Seeing two coaches I know so well go head to head will not only be exciting for me, it’ll also be fascinating because at their core, they are very similar coaches. Both place a huge emphasis on tactics. They spend hours envisioning scenarios in their minds, moving magnets across the tactics board, writing up new patterns to work on with their players and watching film to try and spot a weakness in the opponent that won’t be obvious to the casual viewer. I’ve talked tactics with both over the years — during one breakfast with Caleb Porter, he spent 30 minutes moving sugar packets, cutlery and a bottle of honey to show me how he planned to play out of the back. So first and foremost, those of us who love the tactical side of football, will be in for a real treat on Saturday.
I am not going to make any prediction on which way this will go because it’s a final, it’s two formidable teams, and there’s just no way of knowing how it’ll play out. Although the result will be anyone’s guess, there is no question in my mind about the type of game we will see. Neither team will be too cautious or too reckless. There will be no parking the bus and no all-out attack from minute one. What we will see is good spells of possession for both sides, and methodical approaches in attack as they try to draw the opponent out of position through slick passing in the final third.
The Crew will have a big problem trying to contain Nico Lodeiro. Neither Darlington Nagbe nor Artur is best suited to chasing him around and trying to lock him down. It will need to be a team effort and a case of, whoever is closest to Lodeiro needs to become the primary marker in the moment. On the flip side, I don’t think the Sounders have an obvious answer for Nagbe either.
First of all, it doesn’t matter how much you press or pressure him, he can get out of pressure in tight spaces better than anyone I’ve ever seen, and once he does that, he has a great change of pace as he drives into the attacking half. His ability to do a bit of everything will make it hard for Seattle to get the ball off him, which means we can expect to see a lot of Lucas Zelarayan on the ball as well because that’s who Nagbe loves to combine with and look for.
Can the Sounders make Nagbe focus on defending so much that he can’t influence possession like usual or will he force Joao Paulo and Cristian Roldan back towards their own goal, thus limiting their connection with Lodeiro, Jordan Morris and Ruidiaz? Porter and Schmetzer will spend almost every waking hour trying to answer these questions in their minds long before they lay their cards out for us all to see this weekend.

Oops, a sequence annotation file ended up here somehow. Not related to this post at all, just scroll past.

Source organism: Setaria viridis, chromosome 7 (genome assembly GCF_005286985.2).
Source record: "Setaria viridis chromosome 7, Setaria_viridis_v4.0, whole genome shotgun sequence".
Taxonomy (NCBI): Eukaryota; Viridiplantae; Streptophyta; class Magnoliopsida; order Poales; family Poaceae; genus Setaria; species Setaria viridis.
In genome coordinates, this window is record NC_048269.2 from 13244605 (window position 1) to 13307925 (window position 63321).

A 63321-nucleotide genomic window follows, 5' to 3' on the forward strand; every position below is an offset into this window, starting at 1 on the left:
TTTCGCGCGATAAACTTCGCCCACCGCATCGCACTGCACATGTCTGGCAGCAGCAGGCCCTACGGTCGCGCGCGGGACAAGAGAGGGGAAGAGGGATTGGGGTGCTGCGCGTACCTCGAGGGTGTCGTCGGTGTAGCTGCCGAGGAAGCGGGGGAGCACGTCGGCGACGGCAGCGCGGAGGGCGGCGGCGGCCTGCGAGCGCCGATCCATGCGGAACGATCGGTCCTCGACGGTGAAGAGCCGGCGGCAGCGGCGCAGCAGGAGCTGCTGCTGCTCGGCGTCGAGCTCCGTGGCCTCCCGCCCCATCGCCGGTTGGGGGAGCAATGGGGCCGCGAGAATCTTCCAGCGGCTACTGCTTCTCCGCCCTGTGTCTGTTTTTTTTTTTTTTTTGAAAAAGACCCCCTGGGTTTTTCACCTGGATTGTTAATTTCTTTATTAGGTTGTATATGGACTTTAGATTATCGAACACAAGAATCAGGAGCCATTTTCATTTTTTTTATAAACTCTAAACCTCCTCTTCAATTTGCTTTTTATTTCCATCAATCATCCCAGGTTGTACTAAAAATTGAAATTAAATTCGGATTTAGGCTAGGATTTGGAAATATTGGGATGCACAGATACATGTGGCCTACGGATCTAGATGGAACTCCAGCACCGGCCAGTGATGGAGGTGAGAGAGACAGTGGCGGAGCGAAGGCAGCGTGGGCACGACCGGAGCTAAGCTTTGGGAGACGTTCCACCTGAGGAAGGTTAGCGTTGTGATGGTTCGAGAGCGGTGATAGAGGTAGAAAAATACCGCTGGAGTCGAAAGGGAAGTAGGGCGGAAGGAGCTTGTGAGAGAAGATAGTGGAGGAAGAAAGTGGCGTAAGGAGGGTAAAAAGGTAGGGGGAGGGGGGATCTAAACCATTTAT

This is not my story to tell, but I do know there is a real mutual respect between the two that was forged during time spent together on a coaching course one offseason, but that doesn’t mean they won’t want to outdo one another once the bright lights come on. I think whichever coach is able to simplify their approach and doesn’t try to change too much because it’s a final, will be the one that gives their team a slight edge at kick off.
There will be key battles all over the pitch — Morris vs Harrison Afful, Ruidiaz vs Jonathan Mensah, Gyasi Zardes vs Yeimar Gomez and Pedro Santos vs Alex Roldan or Kelvin Leerdam. More than ever, whichever team wins more of their one-v-one duels will best position themselves to lift the trophy. Finals can sometimes fail to deliver because nerves get in the way, but I honestly feel we will be seeing a great game with these two teams.
Both coaches are winners, both want to win by playing an attractive brand of football, and both respect the other too much to not try to and think of every possible tactical advantage in order to gain an edge. It’s that last point, their obsession with getting the tactics and game plan right, that almost ensures we see an aesthetically pleasing game.
Former MLS star winger Steve Zakuani was a No. 1 overall pick in the 2009 MLS SuperDraft and he played for the Seattle Sounders and Portland Timbers. He is currently a member of the Sounders broadcast team and has published a book "Rise Above" and a documentary "Unbreakable" surrounding his comeback from a serious injury which marked his playing days. He is also a coach at Bellevue High School and makes a difference in the lives of young athletes through his non-profit Kingdom Hope organization.